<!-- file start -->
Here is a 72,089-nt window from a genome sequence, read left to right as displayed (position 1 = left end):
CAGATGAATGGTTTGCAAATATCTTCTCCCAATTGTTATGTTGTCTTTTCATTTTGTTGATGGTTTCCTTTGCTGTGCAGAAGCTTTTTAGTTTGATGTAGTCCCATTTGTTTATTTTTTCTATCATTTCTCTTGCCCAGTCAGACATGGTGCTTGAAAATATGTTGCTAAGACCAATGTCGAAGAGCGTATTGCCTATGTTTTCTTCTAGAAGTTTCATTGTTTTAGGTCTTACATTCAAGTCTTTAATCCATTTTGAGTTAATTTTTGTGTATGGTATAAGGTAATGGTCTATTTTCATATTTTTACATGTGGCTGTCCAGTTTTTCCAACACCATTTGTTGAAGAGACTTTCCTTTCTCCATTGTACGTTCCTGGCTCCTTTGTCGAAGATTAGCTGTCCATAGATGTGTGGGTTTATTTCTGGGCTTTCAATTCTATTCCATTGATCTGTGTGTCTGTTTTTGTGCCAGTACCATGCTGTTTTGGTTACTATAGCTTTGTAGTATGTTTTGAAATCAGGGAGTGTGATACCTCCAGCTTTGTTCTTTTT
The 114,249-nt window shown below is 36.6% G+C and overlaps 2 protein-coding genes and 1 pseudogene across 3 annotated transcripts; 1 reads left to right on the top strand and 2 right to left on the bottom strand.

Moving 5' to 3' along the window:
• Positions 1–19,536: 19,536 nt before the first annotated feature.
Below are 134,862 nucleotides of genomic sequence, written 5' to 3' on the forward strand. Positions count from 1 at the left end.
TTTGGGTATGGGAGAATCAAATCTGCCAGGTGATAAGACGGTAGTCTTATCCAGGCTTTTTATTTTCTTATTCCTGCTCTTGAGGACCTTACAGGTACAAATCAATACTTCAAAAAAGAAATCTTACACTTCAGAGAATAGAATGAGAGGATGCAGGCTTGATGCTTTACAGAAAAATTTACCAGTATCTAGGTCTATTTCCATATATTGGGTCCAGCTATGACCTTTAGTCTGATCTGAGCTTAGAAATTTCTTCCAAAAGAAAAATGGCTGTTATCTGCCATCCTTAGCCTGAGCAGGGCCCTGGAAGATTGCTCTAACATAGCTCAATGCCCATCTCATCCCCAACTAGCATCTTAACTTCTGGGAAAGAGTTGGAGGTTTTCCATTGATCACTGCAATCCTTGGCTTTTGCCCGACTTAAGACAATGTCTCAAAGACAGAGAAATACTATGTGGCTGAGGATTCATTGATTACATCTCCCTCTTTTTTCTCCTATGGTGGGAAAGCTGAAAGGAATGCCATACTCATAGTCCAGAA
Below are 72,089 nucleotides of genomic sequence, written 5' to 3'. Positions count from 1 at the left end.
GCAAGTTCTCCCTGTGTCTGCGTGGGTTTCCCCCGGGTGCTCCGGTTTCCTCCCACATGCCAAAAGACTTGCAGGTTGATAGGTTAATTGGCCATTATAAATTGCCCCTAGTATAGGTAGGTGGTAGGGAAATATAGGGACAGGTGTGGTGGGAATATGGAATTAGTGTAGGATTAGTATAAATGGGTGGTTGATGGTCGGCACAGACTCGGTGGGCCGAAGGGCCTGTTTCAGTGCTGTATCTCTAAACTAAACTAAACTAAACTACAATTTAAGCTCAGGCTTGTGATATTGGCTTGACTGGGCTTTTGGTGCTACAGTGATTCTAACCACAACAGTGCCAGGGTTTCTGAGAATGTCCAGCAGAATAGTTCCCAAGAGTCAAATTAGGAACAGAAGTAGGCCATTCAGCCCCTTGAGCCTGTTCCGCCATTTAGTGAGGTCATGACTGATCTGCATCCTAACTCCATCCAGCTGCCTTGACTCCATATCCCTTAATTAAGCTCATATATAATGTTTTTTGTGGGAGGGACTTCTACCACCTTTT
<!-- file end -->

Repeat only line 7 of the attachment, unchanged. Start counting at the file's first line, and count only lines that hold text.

TTTGGGTATGGGAGAATCAAATCTGCCAGGTGATAAGACGGTAGTCTTATCCAGGCTTTTTATTTTCTTATTCCTGCTCTTGAGGACCTTACAGGTACAAATCAATACTTCAAAAAAGAAATCTTACACTTCAGAGAATAGAATGAGAGGATGCAGGCTTGATGCTTTACAGAAAAATTTACCAGTATCTAGGTCTATTTCCATATATTGGGTCCAGCTATGACCTTTAGTCTGATCTGAGCTTAGAAATTTCTTCCAAAAGAAAAATGGCTGTTATCTGCCATCCTTAGCCTGAGCAGGGCCCTGGAAGATTGCTCTAACATAGCTCAATGCCCATCTCATCCCCAACTAGCATCTTAACTTCTGGGAAAGAGTTGGAGGTTTTCCATTGATCACTGCAATCCTTGGCTTTTGCCCGACTTAAGACAATGTCTCAAAGACAGAGAAATACTATGTGGCTGAGGATTCATTGATTACATCTCCCTCTTTTTTCTCCTATGGTGGGAAAGCTGAAAGGAATGCCATACTCATAGTCCAGAA